- For Women, Painkiller Use May Lead to Hearing Loss - November 28, 2022
- Supporting a Loved One with Hearing Loss in a Nursing Home - November 14, 2022
- This November, Test your Hearing in Honor of American Diabetes Month - November 1, 2022
Hearing loss can affect almost every aspect of your life, including the ability to communicate comfortably with loved ones and friends, travel independently via public transportation, and even perform at work. If you cannot hear well enough, it can seem like the rest of the world speaks a foreign language.
It’s difficult to ask questions concerning hearing loss, and there are a few you’re hesitant to ask. When it comes to your hearing health, we think there are no silly questions, and you should ask as many as you need to get a complete picture of your situation.
Here are some frequently asked questions and answers about hearing loss to put your mind at ease.
Is it necessary for me to wear two hearing aids?
Hearing loss affects your ears differently, in the same way, that you have somewhat varying prescriptions in the two lenses of your eyeglasses. You might believe that one ear has a worse hearing loss than the other. However, it is a misconception to believe that you have one “good” ear and one “poor” ear. Your good ear may appear to be hearing well compared to your bad ear. However, 90 percent of people with hearing loss have hearing loss in both ears.
The fact that your brain needs auditory data from both ears to make sense of the world around you is one of the reasons why having two hearing aids is vital. You can determine where sounds in the surroundings originate from when you hear with both ears, and you’ll have complete knowledge about your location. Wearing gadgets in both ears will help you hear better and lessen listening strain. You’ll have more energy and won’t have to be concerned about your hearing.
Another reason to utilize two hearing aids is that your ears are responsible for distinct types of hearing. The two halves of the brain interpret information differently, with one being more rational and the other being more emotional. The ears work similarly, with the left ear being more sensitive to certain sounds such as music, and the right ear is better at hearing speech. If you treat your hearing loss in both ears, you’ll be able to appreciate all of the noises around you completely.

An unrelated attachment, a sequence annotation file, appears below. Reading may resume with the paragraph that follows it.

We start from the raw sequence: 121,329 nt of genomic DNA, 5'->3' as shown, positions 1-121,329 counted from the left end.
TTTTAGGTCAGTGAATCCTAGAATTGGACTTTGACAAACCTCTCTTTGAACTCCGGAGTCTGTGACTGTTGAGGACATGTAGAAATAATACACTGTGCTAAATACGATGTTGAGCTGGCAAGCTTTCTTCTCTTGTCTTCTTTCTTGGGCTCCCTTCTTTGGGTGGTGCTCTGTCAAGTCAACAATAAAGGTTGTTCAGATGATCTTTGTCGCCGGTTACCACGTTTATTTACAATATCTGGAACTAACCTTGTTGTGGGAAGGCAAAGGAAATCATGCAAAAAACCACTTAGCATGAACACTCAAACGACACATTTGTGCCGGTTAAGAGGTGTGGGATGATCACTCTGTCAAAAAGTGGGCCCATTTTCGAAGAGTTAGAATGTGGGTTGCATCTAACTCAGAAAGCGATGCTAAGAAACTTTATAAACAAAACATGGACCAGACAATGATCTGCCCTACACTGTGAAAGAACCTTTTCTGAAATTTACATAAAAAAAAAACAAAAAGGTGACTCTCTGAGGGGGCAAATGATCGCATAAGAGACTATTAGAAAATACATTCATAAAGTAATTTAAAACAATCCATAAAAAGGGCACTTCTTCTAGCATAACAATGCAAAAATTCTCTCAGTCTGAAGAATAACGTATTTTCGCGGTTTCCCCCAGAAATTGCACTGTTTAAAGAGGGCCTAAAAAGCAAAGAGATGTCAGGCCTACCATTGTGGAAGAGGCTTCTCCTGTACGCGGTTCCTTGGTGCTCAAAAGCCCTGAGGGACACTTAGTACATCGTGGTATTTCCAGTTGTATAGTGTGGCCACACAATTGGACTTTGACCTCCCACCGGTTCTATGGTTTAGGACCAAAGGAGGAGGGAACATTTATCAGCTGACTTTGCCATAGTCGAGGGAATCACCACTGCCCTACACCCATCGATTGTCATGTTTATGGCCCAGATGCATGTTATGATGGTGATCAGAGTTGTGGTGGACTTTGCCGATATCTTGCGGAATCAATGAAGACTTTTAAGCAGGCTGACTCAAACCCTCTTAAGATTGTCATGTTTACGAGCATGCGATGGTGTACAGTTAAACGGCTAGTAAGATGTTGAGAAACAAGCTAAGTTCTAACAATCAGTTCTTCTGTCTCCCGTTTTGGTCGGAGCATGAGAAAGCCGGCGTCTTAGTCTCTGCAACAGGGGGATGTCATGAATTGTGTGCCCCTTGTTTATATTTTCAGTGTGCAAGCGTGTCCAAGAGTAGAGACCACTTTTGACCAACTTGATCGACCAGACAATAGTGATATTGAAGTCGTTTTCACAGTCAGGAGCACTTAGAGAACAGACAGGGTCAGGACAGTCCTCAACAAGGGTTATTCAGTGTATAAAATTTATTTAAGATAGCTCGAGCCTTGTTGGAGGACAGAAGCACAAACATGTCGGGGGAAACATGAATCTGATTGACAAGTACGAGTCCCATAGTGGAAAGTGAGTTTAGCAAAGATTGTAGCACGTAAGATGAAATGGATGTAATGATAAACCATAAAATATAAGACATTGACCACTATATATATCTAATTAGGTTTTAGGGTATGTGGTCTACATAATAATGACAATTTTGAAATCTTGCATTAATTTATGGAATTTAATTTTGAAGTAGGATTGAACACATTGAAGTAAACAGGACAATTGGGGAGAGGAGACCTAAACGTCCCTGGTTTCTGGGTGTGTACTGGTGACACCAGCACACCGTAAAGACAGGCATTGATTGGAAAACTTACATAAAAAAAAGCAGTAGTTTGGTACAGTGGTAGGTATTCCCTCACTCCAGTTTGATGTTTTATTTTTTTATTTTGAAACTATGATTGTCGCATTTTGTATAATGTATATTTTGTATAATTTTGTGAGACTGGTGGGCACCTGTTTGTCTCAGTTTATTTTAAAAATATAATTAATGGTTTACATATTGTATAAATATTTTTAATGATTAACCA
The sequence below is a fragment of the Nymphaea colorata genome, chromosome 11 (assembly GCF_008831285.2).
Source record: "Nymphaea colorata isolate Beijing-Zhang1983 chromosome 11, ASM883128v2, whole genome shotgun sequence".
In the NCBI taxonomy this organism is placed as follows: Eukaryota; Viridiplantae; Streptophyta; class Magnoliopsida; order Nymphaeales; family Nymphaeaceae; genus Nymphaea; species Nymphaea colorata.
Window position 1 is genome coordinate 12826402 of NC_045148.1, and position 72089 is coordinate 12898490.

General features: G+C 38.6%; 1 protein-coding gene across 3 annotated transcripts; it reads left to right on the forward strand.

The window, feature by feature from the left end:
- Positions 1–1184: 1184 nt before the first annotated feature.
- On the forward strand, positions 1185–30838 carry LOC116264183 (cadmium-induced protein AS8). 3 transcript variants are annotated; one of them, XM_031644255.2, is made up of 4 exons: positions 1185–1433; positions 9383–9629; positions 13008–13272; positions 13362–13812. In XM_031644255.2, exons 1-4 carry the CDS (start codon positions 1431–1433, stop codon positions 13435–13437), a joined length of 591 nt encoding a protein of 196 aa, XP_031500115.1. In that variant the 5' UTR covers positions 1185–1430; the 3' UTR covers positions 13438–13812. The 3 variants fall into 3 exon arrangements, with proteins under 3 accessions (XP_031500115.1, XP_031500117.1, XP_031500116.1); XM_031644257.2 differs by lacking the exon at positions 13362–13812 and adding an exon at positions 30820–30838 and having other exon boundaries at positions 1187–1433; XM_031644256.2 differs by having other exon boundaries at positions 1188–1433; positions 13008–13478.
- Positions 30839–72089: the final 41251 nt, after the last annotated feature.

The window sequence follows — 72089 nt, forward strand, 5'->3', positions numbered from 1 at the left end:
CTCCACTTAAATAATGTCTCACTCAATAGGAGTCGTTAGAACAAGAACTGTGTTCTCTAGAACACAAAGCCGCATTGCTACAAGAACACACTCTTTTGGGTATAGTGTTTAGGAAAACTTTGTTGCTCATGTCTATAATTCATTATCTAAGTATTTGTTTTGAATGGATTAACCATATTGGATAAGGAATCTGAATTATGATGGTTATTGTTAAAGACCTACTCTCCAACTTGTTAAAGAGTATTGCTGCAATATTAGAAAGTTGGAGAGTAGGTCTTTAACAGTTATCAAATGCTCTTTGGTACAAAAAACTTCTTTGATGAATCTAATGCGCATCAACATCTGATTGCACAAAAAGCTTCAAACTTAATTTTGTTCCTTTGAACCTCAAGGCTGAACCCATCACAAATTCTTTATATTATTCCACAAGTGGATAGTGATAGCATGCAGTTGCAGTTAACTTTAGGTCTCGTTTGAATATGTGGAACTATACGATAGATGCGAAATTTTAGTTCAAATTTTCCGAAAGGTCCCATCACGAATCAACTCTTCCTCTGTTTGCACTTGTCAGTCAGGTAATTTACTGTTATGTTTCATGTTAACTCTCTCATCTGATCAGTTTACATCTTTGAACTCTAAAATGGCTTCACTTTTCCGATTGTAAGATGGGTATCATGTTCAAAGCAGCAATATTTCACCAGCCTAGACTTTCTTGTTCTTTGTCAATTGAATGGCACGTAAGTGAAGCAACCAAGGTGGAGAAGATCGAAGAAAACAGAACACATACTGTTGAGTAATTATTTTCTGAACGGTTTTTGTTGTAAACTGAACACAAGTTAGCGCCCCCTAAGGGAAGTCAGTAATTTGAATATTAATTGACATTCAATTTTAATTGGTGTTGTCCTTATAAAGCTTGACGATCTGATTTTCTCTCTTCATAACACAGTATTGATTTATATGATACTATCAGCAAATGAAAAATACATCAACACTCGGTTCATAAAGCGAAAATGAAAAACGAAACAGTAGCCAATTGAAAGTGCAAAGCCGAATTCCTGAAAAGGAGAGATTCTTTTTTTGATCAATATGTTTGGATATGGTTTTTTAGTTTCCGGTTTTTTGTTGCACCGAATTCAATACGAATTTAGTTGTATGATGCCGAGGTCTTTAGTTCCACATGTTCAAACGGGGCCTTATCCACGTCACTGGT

Will my hearing loss progress to the point where I become deaf?
While your hearing will decline, hearing health professionals agree that you will never be entirely deaf. If you have sensorineural hearing loss, which is hearing loss caused by damage to the cells in the inner ear, your hearing loss will worsen for a while before stabilizing. If you have conductive hearing loss or hearing loss caused by damage to the middle ear, a ruptured eardrum can cause abrupt and severe hearing loss or even deafness.
One method to keep your hearing health from deteriorating further is to seek treatment as soon as possible and invest in hearing aids. Without training, your hearing will deteriorate, just like any other untrained muscle, and if you can’t hear, your auditory system will begin to atrophy. Untreated hearing loss can lead to severe cognitive deterioration and possibly brain atrophy. If you suffer hearing loss, wearing the hearing aids that your hearing health professional recommends will preserve your brain while protecting your hearing.
Is it possible to use a natural treatment for hearing loss?
Unfortunately, there are no natural cures for hearing loss. Injury to the cells of the middle ear or inner ear and damage to the auditory nerve or auditory centers in the brain causes hearing loss. Hearing loss has no natural cure because these cells can’t be restored or regenerated after being damaged.
Protecting yourself from frequent causes of hearing loss, such as overly loud noise, infections, injuries, or ototoxic drugs, is the best thing you can do. Wear ear protection if you are exposed to potentially harmful sounds. By resisting the urge to put anything in your ears, you can protect your middle ear. They’re self-cleaning, so put down the Q-tips and make an appointment with your doctor if you think they’ve grown clogged with earwax.
Treating Hearing Loss
Do you have any other questions concerning your hearing health that haven’t been addressed here? Contact us today to learn more about our comprehensive hearing health offerings. We’ll make sure you have all the information you need to make an informed decision about your treatment options.